A few words about instrument condition...
The condition of an instrument can be highly subjective. Something that looks very good to one person, might appear only fair to another. Furthermore, a salesman is always tempted to speak highly of his product. Nevertheless, I strive to give an objective, honest description using the following terms:
Poor: Could have missing or broken parts, or could be non-functional or marginally functional. It might be banged up or just so old it's falling apart. Not for the professional. A project for a hobbyist, a parts unit, a movie prop.
Fair: Workable instrument, but old or somewhat scratched up. Not dropped or bashed, but probably well scratched and possibly dented. Could have a broken knob or other plastic part. Probably older, and in need of switch contact cleaning or other maintenance.
Good: The average instrument, used and maintained in a professional environment. Functionally solid.
Very Good: Functionally and cosmetically Better than average, usually due to less actual use.
Excellent: Very very good. Functionally perfect, smooth operation. Cosmetically short of like new due to visible signs of handling or use.
Like New: If you put it on the bench next to a brand new unit, it would not be immediately obvious which was which. It might have fingerprints, or a very light scratch, but it should still retain it's factory fresh look and feel.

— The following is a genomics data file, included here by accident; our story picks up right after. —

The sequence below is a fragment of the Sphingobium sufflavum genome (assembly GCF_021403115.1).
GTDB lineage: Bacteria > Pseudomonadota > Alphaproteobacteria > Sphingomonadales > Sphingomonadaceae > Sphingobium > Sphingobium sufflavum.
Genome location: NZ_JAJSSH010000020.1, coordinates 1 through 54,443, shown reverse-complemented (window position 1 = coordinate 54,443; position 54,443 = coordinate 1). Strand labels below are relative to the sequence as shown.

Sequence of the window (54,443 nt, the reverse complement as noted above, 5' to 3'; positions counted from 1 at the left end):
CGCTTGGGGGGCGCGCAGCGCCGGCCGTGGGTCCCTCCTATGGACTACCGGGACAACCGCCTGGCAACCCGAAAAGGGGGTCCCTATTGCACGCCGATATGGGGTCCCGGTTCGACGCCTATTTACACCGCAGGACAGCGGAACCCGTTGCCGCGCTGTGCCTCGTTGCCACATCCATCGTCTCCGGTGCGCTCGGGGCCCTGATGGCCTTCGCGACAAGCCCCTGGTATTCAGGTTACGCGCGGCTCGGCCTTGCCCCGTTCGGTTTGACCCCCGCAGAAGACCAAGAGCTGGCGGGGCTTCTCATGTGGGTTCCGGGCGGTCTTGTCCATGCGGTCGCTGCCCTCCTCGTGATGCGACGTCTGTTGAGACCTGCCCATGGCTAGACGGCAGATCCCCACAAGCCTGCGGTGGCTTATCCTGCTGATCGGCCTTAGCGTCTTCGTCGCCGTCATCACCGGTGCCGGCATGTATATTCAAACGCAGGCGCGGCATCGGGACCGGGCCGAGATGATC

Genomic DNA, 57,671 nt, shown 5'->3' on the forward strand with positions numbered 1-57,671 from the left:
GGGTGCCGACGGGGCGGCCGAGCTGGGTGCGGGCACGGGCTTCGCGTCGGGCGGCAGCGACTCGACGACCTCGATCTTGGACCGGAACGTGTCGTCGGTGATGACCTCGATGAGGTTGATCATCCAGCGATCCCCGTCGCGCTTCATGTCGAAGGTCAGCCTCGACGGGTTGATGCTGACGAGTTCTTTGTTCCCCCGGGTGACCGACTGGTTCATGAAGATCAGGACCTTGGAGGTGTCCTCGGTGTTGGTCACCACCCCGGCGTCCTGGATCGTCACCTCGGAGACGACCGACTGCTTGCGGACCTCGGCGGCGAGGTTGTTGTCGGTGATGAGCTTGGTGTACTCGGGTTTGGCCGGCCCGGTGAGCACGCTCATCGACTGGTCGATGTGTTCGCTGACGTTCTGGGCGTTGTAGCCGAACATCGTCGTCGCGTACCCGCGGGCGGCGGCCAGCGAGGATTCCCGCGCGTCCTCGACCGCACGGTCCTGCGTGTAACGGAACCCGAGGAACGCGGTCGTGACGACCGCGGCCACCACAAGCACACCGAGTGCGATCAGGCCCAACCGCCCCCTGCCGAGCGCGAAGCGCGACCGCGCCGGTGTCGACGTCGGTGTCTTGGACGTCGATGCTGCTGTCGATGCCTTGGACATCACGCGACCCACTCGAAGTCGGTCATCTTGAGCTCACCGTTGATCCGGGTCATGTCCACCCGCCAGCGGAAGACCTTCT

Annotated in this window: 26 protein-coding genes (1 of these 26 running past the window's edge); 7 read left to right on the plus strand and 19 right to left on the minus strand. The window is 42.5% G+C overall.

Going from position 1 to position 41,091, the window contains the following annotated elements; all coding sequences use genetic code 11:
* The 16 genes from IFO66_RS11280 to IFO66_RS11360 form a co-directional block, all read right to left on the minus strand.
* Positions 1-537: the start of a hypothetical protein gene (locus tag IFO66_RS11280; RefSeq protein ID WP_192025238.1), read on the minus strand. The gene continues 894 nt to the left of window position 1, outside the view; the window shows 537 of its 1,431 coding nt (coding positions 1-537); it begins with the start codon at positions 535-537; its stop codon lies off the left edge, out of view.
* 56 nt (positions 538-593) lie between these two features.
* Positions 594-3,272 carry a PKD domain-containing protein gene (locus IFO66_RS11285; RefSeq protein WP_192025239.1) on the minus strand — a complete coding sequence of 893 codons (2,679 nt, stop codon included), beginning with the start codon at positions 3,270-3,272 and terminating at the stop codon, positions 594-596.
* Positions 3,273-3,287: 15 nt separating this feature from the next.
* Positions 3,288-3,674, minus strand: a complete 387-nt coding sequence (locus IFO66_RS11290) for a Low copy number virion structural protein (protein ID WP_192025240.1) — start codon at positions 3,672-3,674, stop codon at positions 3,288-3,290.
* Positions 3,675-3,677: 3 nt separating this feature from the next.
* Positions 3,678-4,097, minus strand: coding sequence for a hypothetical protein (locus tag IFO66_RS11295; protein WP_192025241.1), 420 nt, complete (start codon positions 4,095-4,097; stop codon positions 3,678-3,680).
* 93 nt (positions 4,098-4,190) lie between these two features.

New: New is new.
Along with the overall condition, I will point out any defects, missing parts, etc. The best equipment has the shortest description.
A few words about age...
While condition is subjective, age is not. Many popular instruments were in production for ten or even twenty years. Who would buy a Honda Accord without knowing what year it was made? With test equipment, age does matter. Potentiometers wear or get dirty, capacitors dry up, switch contacts get noisy, etc.. Every production revision is generally an improvement. With technology, new is good. Usually I try to report the age of an instrument based on component date codes or serial number.
A low price is great, but I don't believe you can simply say that an HP xxx is worth $$$. I often pay extra to get the better unit, because I think it's worth it. That's why most (not all, there are some rats mixed in) of the equipment listed is very good or better condition. My goal is to provide value at sensible price. If you do it right, buying used test equipment makes a lot of sense.